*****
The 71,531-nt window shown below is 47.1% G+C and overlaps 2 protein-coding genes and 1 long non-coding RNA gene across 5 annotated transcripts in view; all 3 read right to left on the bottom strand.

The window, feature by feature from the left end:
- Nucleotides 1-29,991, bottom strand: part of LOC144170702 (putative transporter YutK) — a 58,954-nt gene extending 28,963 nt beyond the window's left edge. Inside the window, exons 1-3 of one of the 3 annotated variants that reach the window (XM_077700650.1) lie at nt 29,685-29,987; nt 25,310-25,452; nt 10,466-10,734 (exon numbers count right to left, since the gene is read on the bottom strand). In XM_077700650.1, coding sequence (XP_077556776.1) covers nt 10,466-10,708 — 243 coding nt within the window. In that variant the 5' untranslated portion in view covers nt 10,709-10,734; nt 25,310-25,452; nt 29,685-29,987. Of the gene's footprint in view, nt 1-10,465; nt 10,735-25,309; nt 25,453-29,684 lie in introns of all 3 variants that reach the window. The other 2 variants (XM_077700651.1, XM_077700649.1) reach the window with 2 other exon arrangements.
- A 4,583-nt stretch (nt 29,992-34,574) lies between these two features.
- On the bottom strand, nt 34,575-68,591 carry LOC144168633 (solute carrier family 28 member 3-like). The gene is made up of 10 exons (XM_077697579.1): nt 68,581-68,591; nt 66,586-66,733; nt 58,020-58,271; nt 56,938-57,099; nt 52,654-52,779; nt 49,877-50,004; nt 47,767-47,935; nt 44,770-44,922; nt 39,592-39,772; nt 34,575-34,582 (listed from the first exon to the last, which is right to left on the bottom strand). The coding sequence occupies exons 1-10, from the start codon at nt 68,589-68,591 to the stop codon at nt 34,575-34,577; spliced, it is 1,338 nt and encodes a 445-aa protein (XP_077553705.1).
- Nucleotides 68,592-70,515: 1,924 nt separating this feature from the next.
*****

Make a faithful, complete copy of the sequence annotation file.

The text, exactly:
The 71,531-nt window shown below is 47.1% G+C and overlaps 2 protein-coding genes and 1 long non-coding RNA gene across 5 annotated transcripts in view; all 3 read right to left on the bottom strand.

The window, feature by feature from the left end:
- Nucleotides 1-29,991, bottom strand: part of LOC144170702 (putative transporter YutK) — a 58,954-nt gene extending 28,963 nt beyond the window's left edge. Inside the window, exons 1-3 of one of the 3 annotated variants that reach the window (XM_077700650.1) lie at nt 29,685-29,987; nt 25,310-25,452; nt 10,466-10,734 (exon numbers count right to left, since the gene is read on the bottom strand). In XM_077700650.1, coding sequence (XP_077556776.1) covers nt 10,466-10,708 — 243 coding nt within the window. In that variant the 5' untranslated portion in view covers nt 10,709-10,734; nt 25,310-25,452; nt 29,685-29,987. Of the gene's footprint in view, nt 1-10,465; nt 10,735-25,309; nt 25,453-29,684 lie in introns of all 3 variants that reach the window. The other 2 variants (XM_077700651.1, XM_077700649.1) reach the window with 2 other exon arrangements.
- A 4,583-nt stretch (nt 29,992-34,574) lies between these two features.
- On the bottom strand, nt 34,575-68,591 carry LOC144168633 (solute carrier family 28 member 3-like). The gene is made up of 10 exons (XM_077697579.1): nt 68,581-68,591; nt 66,586-66,733; nt 58,020-58,271; nt 56,938-57,099; nt 52,654-52,779; nt 49,877-50,004; nt 47,767-47,935; nt 44,770-44,922; nt 39,592-39,772; nt 34,575-34,582 (listed from the first exon to the last, which is right to left on the bottom strand). The coding sequence occupies exons 1-10, from the start codon at nt 68,589-68,591 to the stop codon at nt 34,575-34,577; spliced, it is 1,338 nt and encodes a 445-aa protein (XP_077553705.1).
- Nucleotides 68,592-70,515: 1,924 nt separating this feature from the next.